Peru: The Ruin of Me
Sunday, January 18, 2004
Here's a tip for visiting remote ruins in the cloud forests of northern Peru: If someone offers you a donkey, take it.
I am not sure exactly when I realized this. It might have been early in my first day's hike, when I noticed that calf-deep mud sprinkled with horse manure was the rule, rather than the exception, on the mule trail leading into the high Andes.
It may have come later, when Sinecio Garro Gutierrez, my guide, suggested that I fight exhaustion by chewing wads of coca leaves, better known elsewhere for their illegal, highly processed derivative. Certainly, however, my pro-pack-animal feelings had crystallized by the time the second of my quadriceps began cramping, leaving me lurching up the trail like a delusional shipwreck victim.
At least it wasn't raining. I had arrived at Sinecio's home town of Leymebamba at what I believed to be the beginning of the dry season, ready to explore the pre-Inca ruins hidden in the region's cliffs and cloud forests.
But Sinecio had shaken his head at my weather sense and repeated a local proverb: "Abril, aguas mil."
Loosely translated, this rhyme means "April, rainfalls by the thousands." To say the least, it was not the optimal time to visit.
But neither is Leymebamba an easy destination. To get there from the capital of Lima, you must travel more than 400 miles to the north, cross the spine of the Andes and brave the pitted, mostly gravel "highway" linking Leymebamba to the provincial capital of Chachapoyas. Another route exists, but it's even worse.
The trickle of tourists who make the trip have only dented the city's isolation: Leymebamba's streets still have more horses than cars, and few of its residents have access to telecommunications apart from the four pay phones on the town square.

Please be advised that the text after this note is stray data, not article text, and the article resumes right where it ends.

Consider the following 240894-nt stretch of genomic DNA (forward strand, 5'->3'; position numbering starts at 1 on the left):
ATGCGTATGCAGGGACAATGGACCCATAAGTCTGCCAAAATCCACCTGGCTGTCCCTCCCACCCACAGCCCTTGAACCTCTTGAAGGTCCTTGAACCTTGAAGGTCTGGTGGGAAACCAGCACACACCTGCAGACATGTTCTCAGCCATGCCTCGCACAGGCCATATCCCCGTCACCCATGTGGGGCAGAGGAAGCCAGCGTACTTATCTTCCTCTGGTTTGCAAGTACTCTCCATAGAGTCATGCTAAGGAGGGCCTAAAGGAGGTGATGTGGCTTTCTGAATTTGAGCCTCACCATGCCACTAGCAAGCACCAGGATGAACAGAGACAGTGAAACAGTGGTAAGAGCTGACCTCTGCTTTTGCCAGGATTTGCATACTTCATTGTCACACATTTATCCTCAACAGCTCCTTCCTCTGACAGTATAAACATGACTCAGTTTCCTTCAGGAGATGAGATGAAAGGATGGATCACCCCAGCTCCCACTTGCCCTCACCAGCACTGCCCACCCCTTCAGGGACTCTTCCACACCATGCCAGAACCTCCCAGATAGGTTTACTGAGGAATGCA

In fact, Leymebamba might have languished in total obscurity were it not for events beginning in late 1996, when looters discovered a stash of 219 mummies in the cliffside tombs overlooking the nearby Lake of the Condors. The Discovery Channel filmed the ensuing recovery operation, introducing Leymebamba to the world (the History Channel filmed another major find in 1999).
The mummies, now housed in Leymebamba's three-year-old museum, are just the most dramatic examples of the archaeological treasures hidden in the Chachapoyas region, a densely forested area that was once home to a mysterious pre-Inca culture of the same name.
The word "Chachapoya" likely derives from an indigenous phrase meaning "people of the clouds," and this is entirely appropriate. The region sits in the area where humid air rising from the Amazon Basin collides with cold air descending from the Andes. The result is a mountainous world of heavy rains, mysterious fog and lush vegetation.
Although the region has enough ruins for a lifetime of exploration, I had only a few days, most of which Iwanted to spend in the backcountry. For advice on where to go, I turned to Rob Dover, a British guide headquartered in the city of Chachapoyas, capital of the Amazonas department. Almost immediately, he directed me to Leymebamba.